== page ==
Matthew Todd is in the School of Chemistry at The University of Sydney, and works on organic synthesis, asymmetric catalysis and chemical sensing. He has a particular interest in the use of open source methods in research, particularly for open source drug discovery. He can also be found on Twitter at @mattoddchem.
1. What made you want to be a chemist?
Childhood disbelief. I remember learning about molecules and being fascinated that we could work out so much about things that we could never see. I couldn’t believe the speed of molecular events or the complexity of the cell. One day I saw a crude black and white wireframe animation of DNA – from a whole chromosome, zooming in, unfurling, until one could see the base pairs. It was like some living sculpture – a masterpiece. All I could think was “You have got to be kidding me. That’s real?”
2. If you weren’t a chemist and could do any other job, what would it be – and why?
Movie location scout. This would couple two of my greatest pleasures – movies and travel. And I’d get paid doing it.
3. What are you working on now, and where do you hope it will lead?
Open source drug discovery. We’re trying to show that you can discover a drug via an open source process where all data and ideas are freely shared, anyone can participate and there are no patents. You don’t actually need patents to discover and develop drugs, we just all assume it’s necessary. By working openly you stimulate contributions from a wide range of experts. Open source creates this unique mixture – an open, meritocratic arena which is truly, and rather brutally, competitive, but because everything is shared the competition ultimately results in cooperation – I find that fascinating. The open drug discovery project maintains public, online lab books, meaning anyone can use the data and criticise/contribute at any level. We published a paper last year (http://www.nature.com/nchem/journal/v3/n10/full/nchem.1149.html) that described the acceleration we saw in our first open source chemistry project – motivated strangers contributed and sped things up significantly, leading to a drug synthesis that was benchmarked against one developed by a commercial organisation. Where are we hoping it will lead? To a change in the way we do research – that keeping secrets in science is, most of the time, slowing us down and that we should value negative results along with the positive. We’re spending a lot of time showing how open research can be done, because if it can be done then we can tackle really hard problems that aren’t remotely tractable at the moment – new drugs for most diseases would fall into that category, but some of the really interesting basic scientific questions are just too complex to manage without an open approach.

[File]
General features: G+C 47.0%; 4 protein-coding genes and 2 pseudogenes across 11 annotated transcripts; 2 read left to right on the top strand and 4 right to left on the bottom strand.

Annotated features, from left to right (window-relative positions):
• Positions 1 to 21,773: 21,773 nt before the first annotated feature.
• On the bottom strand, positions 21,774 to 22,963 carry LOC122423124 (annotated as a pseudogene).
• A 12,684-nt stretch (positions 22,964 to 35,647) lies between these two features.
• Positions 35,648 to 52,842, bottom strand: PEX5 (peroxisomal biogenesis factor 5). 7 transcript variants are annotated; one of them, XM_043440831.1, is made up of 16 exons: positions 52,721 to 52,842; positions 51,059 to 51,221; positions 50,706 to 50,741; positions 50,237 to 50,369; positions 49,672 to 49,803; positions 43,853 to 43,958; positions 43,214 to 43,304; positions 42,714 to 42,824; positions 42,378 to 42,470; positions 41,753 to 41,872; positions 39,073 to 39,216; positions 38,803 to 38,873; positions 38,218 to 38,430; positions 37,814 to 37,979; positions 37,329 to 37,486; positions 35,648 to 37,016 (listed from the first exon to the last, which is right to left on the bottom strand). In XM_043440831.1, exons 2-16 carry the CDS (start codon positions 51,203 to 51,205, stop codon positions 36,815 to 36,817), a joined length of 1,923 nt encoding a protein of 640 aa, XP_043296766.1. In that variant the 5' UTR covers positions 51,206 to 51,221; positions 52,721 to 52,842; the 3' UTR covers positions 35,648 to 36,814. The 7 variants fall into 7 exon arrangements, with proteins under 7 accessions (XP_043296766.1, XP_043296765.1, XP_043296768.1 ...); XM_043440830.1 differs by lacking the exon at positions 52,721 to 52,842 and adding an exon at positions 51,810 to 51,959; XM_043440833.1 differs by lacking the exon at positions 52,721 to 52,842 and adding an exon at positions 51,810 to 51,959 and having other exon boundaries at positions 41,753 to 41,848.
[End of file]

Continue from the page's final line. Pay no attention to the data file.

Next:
4. Which historical figure would you most like to have dinner with – and why?
Socrates. Anyone who drinks and can talk about anything at all is OK by me.
5. When was the last time you did an experiment in the lab – and what was it?
I did a trituration about 4 years ago that made chewing gum.
6. If exiled on a desert island, what one book and one music album would you take with you?
Book would be Plato’s Republic because it’s the most beautifully written argument I can’t agree with. Music album would be the Ring cycle – you’d need a lot of variety for a long stay. Music to help you reflect, conquer and, ultimately, escape.
7. Which chemist would you like to see interviewed on Reactions – and why?
Barry Trost or Rainer Herges – wise, funny, honest.